Max Lapierre is off to a rocky start in St. Louis. Heading into the year, Lapierre was supposed to bring additional grit and aggressive play to the team's fourth line. Instead, he has brought reckless play and stupid decisions. Lapierre's poor decisions have directly led to power-play goals by the opposition.
With a potential suspension looming for his hit on Dan Boyle, it's time to sit Lapierre and release the Cracknell.
Here's Lapierre's hit in case you missed it:
To be fair, Lapierre's hit on Boyle was a bit unlucky as Boyle stumbled some which partially resulted in his awkward collision into the boards. With that being said, Lapierre has still been at the center of two extremely reckless plays which have resulted in goals for the opposition.
The first occurred when Lapierre committed a boneheaded boarding call against Chicago. The result was a power-play goal for the Blackhawks. Jump ahead to the team's widely anticipated bout with the Sharks and you have Lapierre pushing Boyle into the boards. The Sharks scored twice on the following advantage. The second San Jose goal may have come right as one of Lapierre's infractions was expiring, but it can still be blamed.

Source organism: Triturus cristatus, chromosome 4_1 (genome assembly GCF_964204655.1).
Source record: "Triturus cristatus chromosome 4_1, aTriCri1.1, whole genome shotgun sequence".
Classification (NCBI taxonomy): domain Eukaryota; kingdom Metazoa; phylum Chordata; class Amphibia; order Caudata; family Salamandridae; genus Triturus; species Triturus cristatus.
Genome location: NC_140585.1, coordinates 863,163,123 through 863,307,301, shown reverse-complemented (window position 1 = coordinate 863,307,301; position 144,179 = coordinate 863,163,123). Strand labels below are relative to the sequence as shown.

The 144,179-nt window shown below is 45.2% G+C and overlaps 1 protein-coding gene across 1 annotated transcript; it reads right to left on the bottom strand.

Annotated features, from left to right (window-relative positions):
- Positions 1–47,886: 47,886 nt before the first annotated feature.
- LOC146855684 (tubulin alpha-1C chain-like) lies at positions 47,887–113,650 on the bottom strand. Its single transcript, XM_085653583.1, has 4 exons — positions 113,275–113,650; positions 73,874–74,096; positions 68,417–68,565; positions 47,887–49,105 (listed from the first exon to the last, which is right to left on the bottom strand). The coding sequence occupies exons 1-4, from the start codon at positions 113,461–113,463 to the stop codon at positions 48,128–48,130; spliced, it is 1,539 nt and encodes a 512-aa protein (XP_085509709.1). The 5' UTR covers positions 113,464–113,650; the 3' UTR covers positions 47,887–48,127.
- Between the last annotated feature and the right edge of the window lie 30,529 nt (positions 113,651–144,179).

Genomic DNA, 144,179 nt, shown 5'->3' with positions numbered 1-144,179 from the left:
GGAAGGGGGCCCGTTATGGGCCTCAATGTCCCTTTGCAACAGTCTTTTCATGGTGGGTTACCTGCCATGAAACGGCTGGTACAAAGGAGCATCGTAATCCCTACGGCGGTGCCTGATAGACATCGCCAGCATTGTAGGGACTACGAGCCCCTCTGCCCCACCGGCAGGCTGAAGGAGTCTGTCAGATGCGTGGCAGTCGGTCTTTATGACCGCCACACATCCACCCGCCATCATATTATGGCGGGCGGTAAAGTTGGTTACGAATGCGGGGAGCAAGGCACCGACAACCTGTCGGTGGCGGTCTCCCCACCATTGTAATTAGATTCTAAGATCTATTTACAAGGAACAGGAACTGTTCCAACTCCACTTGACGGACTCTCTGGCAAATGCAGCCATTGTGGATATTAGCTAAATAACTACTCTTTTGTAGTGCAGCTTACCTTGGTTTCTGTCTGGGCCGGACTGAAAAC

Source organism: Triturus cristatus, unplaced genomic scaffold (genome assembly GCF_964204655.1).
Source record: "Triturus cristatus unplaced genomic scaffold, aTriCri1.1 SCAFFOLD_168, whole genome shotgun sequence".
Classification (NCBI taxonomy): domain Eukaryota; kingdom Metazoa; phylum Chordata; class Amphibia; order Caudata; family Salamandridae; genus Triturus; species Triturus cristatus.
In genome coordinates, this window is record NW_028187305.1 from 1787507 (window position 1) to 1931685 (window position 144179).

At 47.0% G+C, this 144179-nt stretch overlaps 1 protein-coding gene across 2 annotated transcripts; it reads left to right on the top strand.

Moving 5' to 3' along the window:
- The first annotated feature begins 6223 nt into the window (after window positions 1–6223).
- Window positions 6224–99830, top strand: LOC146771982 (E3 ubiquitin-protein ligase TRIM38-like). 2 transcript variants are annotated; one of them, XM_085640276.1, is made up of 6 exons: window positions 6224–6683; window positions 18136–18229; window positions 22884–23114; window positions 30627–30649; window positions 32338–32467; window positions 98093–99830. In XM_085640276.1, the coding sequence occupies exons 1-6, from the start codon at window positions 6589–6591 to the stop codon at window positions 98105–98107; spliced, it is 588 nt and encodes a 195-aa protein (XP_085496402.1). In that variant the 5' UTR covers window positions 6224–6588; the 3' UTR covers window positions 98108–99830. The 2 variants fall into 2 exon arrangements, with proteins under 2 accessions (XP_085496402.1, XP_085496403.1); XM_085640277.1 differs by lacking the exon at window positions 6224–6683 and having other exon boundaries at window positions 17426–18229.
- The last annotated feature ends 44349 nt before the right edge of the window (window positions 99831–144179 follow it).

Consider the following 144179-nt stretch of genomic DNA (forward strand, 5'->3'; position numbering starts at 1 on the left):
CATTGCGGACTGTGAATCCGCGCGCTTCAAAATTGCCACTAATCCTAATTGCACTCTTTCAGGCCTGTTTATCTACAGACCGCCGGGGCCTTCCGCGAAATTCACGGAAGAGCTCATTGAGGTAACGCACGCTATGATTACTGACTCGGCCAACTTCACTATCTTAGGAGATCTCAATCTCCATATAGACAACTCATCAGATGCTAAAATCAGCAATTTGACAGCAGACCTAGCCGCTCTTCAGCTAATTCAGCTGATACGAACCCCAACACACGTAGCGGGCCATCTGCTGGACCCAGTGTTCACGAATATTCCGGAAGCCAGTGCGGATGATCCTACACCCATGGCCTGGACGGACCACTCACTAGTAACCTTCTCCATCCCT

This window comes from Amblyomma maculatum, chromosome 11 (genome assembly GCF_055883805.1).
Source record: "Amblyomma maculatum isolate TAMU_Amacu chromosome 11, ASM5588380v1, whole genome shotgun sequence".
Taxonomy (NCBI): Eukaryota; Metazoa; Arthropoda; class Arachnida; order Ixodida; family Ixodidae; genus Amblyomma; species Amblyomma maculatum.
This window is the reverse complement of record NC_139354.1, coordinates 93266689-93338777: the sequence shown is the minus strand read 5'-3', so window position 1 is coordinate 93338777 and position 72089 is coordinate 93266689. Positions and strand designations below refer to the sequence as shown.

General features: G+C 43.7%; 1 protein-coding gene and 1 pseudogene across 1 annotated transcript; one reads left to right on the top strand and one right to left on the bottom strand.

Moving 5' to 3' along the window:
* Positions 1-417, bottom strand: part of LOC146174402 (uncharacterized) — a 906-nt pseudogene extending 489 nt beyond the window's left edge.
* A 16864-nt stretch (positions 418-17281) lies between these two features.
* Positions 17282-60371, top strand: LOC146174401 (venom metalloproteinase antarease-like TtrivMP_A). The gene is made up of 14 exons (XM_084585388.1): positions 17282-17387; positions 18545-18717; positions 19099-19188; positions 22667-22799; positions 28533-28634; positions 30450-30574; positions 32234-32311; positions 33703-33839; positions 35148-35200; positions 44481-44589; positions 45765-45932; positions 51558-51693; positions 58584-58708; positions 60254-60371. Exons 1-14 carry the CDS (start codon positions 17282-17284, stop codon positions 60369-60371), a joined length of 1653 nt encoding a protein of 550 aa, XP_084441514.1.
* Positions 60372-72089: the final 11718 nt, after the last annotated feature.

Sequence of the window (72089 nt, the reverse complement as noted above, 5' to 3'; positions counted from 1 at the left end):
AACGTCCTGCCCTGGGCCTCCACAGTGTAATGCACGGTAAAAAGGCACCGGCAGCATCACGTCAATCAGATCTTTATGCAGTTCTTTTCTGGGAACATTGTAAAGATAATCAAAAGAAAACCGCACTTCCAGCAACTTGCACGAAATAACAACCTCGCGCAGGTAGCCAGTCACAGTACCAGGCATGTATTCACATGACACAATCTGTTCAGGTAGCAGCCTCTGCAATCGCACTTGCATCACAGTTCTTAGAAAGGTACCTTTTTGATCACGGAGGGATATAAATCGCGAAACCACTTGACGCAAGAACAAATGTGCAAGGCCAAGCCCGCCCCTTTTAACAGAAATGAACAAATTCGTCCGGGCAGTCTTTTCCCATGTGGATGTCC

So, what do you do with a player who is playing reckless hockey and has yet to make a positive contribution for his new team? You send him to the bench. The NHL may take care of this for the Blues by suspending Lapierre, but it's clear he needs to sit one way or the other.
Ken Hitchcock has stated that he wants to get some of the healthy scratches (Brian Elliott, Ian Cole, Magnus Paajarvi and Adam Cracknell) into the lineup. Now is his chance. Lapierre will likely miss some time which would allow a guy like Cracknell to see some time out on the ice. Cracknell is the obvious replacement as he has the ability to skate at center if called upon. Paajarvi makes more sense as a winger, so the lineup would need to be juggled around in order to fit him in.
Pardon the pun, but Lapierre is skating on thin ice. Two dangerous plays and a couple goals against. With the Blues possessing a wealth of depth, Lapierre is skating himself out of the lineup one dirty hit at a time.